Is Massage Therapy a Medical Treatment?

Massage is increasingly being recognized as an important part of integrative medicine, and medical centers are offering it as a treatment alongside standard treatments. It can be used to treat a wide range of medical conditions, and there was some concern that physical therapists providing massage would be considered to be providing medical treatment rather than first aid. The American Physical Therapy Association (APTA) wanted to know if therapists who are not certified in Active Release Techniques (ART) could perform various forms of massage at the first aid level, which has already been interpreted by the Occupational Safety and Health Administration (OSHA) as first aid. Massage can reduce pain and anxiety for people with chronic diseases, such as cancer, and reduce the physiological burden of stress.

It can help treat conditions such as stress-related stress, cancer-related fatigue, sleep disorders, high blood pressure, diabetes, low back pain, and depression. Massage therapists are responsible for governing their own practice and making their own treatment decisions. When they work with doctors and physical therapists, they collaborate but make their own treatment decisions. Massage therapists work to relieve muscle pain and reduce inflammation, so that patients respond better to exercise.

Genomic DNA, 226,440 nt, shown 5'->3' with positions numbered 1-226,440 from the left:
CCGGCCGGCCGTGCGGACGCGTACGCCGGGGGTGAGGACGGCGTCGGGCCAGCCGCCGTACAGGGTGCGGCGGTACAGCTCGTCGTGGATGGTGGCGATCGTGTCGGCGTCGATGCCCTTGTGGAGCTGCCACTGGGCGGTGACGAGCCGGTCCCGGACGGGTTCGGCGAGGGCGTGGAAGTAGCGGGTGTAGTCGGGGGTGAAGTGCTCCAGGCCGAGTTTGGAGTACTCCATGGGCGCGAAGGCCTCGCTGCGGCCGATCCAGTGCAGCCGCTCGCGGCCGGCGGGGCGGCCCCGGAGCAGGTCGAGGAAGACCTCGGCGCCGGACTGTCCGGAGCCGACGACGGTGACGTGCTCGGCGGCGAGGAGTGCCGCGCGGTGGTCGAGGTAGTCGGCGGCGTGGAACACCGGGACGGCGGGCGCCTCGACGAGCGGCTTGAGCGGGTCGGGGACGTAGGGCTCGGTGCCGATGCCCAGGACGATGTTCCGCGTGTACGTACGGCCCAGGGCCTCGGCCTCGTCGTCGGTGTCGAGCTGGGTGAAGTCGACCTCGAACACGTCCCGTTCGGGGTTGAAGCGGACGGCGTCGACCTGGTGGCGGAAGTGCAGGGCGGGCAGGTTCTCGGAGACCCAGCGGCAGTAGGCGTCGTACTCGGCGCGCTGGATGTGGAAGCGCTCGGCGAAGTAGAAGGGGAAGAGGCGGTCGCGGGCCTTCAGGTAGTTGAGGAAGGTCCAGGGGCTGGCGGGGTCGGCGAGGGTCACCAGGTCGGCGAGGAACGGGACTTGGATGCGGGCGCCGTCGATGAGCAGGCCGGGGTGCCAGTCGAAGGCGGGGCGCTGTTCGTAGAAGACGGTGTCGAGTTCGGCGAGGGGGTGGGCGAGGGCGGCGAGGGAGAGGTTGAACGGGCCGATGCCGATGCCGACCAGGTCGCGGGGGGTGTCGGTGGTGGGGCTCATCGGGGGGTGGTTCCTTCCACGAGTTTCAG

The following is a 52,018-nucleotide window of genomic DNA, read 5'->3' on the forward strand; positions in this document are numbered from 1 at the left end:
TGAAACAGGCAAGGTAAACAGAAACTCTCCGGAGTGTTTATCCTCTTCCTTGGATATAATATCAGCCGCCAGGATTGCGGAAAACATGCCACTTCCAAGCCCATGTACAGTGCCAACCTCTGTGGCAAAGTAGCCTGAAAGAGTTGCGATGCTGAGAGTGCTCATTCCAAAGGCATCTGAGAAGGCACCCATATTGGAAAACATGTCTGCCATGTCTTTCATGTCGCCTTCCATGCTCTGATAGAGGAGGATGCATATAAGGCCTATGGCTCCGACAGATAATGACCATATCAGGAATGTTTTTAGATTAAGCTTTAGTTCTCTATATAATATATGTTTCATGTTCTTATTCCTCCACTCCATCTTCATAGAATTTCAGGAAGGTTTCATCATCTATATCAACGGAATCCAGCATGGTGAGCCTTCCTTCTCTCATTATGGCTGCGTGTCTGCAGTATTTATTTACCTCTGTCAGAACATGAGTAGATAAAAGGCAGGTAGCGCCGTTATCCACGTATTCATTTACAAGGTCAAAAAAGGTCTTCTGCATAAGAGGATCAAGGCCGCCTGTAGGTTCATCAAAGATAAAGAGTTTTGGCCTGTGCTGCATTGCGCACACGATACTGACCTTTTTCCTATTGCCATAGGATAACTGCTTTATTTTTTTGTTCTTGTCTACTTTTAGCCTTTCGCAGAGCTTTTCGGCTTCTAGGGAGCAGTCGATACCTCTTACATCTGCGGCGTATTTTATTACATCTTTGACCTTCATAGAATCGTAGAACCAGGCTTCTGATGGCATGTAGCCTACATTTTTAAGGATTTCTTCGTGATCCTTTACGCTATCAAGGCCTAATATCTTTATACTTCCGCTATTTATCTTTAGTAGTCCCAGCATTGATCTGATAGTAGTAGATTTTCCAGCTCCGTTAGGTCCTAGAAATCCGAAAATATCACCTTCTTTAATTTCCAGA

Massage therapy can not only control edema and reduce pain in injured joints, but it can also relieve discomfort in compensatory muscles, so patients are prepared to make the most of their physical or occupational therapy. Finally, OSHA added that the record-keeping regulations state that the professional condition of the person providing treatment has no effect on what is considered first aid or medical treatment. As medical professionals in their own right, massage therapists offer valuable, research-proven services that provide better health for people suffering from stress and chronic pain. Depending on their training, they may incorporate deep tissue massage, myofascial release, trigger point work, various movement therapies, or passive-resistive stretching techniques.

A massage therapist can work on a range of medical problems that are chronic (meaning they last a long time) or acute (a medical problem that has occurred recently and can be treated in the near future). Physical therapy and pain relievers help, but persistent pain and medication side effects can delay recovery. Massage therapy can help with serious medical problems from low back pain to migraines and whiplash. Research suggests that massages help patients better manage chronic conditions such as depression, diabetes, high blood pressure and heart disease.

At the UCSF Osher Center for Integrative Medicine, licensed massage therapists have years of experience and training in treating patients with complicated medical conditions, specifically cancer, and using massage to improve overall health. Massage is becoming increasingly accepted as a valid form of medical treatment for a wide range of conditions.